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View Full Version : Innacurate Framing Lines, but square


dannirr
04-17-2005, 18:05
The lines on my rd1 are square to the image, but very innacurate in terms of framing what is included in the image. I always get WAY more than I frame with the lines - irrespective of lens choice. While'st my M7 and M3's all give me more, its inly slightly more - not like th rd1 which is very unreliable.

Anyone else have the same problem? Calling Epson is useless.

Danni

jlw
04-17-2005, 19:03
The spec is that they are supposed to cover 85% of the image area at infinity. That's definitely on the generous side, maybe more than most RF cameras -- but, I think, defensible considering that they have to cover a lot of different brands and types of lenses (which can vary surprisingly considerably from their marked focal lengths; Leica, for example, can be pretty confident in knowing how closely they mark their own lenses, and design their framelines accordingly, but Epson has to contend with Leica, Voigtlander, Carl Zeiss, Canon, etc., etc., all of which may have had slightly different standards.)

Do you think yours cover substantially less than 85% at infinity? I'm not sure exactly how I'd go about testing this, since infinity is such an inconveniently far-away distance: maybe find a subject with lots of recognizable details, such as maybe a cityscape or a large building, and compose (on a tripod) so that some easily distinguishable features line up exactly with the left and right side framelines; then, with the finished image open in your image editor, measure the distance between the two target objects and compare it to the total frame width.

It might be easier to get action out of Epson (if that's your goal) if you've got sample pictures to show them that the framelines are including significantly less than 85% of the final image. I don't think the frameline coverage is easily adjustable, since the frames are cut into a metal mask, but it would give you a talking point...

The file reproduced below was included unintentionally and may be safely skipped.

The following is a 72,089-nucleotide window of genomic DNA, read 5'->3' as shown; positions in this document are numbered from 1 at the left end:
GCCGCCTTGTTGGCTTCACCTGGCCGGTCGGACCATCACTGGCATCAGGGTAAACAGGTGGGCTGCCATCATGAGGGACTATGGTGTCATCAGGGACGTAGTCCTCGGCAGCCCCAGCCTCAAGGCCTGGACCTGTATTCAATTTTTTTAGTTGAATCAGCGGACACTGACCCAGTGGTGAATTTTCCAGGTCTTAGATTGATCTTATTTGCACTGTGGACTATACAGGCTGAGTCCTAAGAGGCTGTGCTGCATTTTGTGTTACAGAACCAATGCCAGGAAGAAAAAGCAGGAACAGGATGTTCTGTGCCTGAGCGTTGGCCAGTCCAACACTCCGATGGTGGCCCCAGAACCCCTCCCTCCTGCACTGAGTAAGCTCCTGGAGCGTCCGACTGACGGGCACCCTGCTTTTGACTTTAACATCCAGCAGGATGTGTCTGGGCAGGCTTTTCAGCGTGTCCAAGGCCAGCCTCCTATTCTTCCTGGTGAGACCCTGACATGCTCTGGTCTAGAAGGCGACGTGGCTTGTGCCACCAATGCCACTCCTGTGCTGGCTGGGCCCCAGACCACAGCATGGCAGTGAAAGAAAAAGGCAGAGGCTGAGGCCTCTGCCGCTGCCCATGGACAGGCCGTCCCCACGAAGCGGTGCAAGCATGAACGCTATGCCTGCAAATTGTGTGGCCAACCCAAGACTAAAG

aizan
04-17-2005, 19:22
how is it close up?

jlw
04-17-2005, 20:06
I guess that would depend on the lens. A 50mm lens -- the longest for which frames are provided on an R-D 1 -- extends 2.5mm to focus from infinity to 1 meter. (I didn't calculate that, I measured it with a depth gauge, so don' t be surprised if it doesn't agree exactly with the formulas in books.)

That represents only a 5% change in effective focal length, so if the actual framing is "loose" at infinity, I'd guess it would still be fairly loose at close focus. Maybe tomorrow I'll try to figure out how to run some actual tests...

Sean Reid
04-18-2005, 04:46
This is not a defect. See my review if you're inclined; in it I've urged them to make the framelines a little looser but jlw is quite right that different RF lenses (of the same nominal focal length) can all show different fields of view. I'm not sure if you're looking at full frame contact prints from your Leicas but if you did (and did some careful tests) you might find that the Leica's framelines are similarly tight. Traditionally this system allowed for cropping by slide mounts, etc.. With the R-D1, we can compare the frameline view of the scene with the LCD view and immediately note the difference. With film rangefinders, we usually see the pictures long after the subject is seen in the finder. As such, the difference in framing isn't made obvious to us.

When I shoot with the R-D1, I plan my picture edges by placing them just outside the framelines. One had to do this with most film rangefinders as well.

Cheers,

Sean

Joe Leung
12-06-2006, 07:38
I just found that the 35 frame line is similar to the 40/1.4 Nokton; the 28 is a tight fit for 35/2.5 Pancake II; the full view is for 28/1.9 Ultron; and the 50 covers slight more than my Canon 50/1.2 LTM. I can safely compose the 35/2.5 PC II with 28 frame line now, bearing in mind that it is a tight fit.

jlw
12-06-2006, 08:06
I just found that the 35 frame line is similar to the 40/1.4 Nokton; the 28 is a tight fit for 35/2.5 Pancake II; the full view is for 28/1.9 Ultron; and the 50 covers slight more than my Canon 50/1.2 LTM. I can safely compose the 35/2.5 PC II with 28 frame line now, bearing in mind that it is a tight fit.

When you're using the 40/1.4 Nokton, keep in mind that when you're closer than about 8 feet, the framelines will show slightly more than you'll get in the final picture -- so, make sure you don't include anything important near the edges.

This is an unavoidable consequence of the framelines being fixed in size while the effective focal length of the lens increases ("zooms in") as you focus closer. This is true of any conventional fixed-focal-length lens.